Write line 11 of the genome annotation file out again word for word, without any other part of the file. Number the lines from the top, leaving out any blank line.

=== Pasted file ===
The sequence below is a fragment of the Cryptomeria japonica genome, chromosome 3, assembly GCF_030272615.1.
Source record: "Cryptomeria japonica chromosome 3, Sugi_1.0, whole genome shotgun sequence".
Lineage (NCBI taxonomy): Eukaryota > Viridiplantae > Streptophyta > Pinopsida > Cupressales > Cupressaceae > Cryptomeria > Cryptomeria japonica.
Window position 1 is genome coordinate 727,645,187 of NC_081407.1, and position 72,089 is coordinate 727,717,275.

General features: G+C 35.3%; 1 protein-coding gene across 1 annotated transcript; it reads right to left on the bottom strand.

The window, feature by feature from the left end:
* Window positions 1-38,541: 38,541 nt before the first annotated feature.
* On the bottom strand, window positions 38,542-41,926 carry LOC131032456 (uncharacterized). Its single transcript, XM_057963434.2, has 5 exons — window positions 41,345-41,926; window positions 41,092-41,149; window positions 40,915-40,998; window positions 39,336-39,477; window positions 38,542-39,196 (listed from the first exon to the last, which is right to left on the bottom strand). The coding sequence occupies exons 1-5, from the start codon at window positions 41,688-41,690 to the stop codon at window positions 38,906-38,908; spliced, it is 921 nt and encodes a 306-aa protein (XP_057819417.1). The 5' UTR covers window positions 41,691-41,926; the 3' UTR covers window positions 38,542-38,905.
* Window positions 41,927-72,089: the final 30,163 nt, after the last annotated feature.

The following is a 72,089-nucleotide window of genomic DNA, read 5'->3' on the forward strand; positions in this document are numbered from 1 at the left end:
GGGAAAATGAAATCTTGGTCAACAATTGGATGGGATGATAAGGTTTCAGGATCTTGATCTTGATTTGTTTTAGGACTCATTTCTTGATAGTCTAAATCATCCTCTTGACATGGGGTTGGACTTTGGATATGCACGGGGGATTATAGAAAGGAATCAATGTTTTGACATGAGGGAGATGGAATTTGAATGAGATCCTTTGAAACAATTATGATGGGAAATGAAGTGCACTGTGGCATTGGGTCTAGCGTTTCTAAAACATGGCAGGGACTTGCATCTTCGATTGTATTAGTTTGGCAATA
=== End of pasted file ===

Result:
GGGAAAATGAAATCTTGGTCAACAATTGGATGGGATGATAAGGTTTCAGGATCTTGATCTTGATTTGTTTTAGGACTCATTTCTTGATAGTCTAAATCATCCTCTTGACATGGGGTTGGACTTTGGATATGCACGGGGGATTATAGAAAGGAATCAATGTTTTGACATGAGGGAGATGGAATTTGAATGAGATCCTTTGAAACAATTATGATGGGAAATGAAGTGCACTGTGGCATTGGGTCTAGCGTTTCTAAAACATGGCAGGGACTTGCATCTTCGATTGTATTAGTTTGGCAATA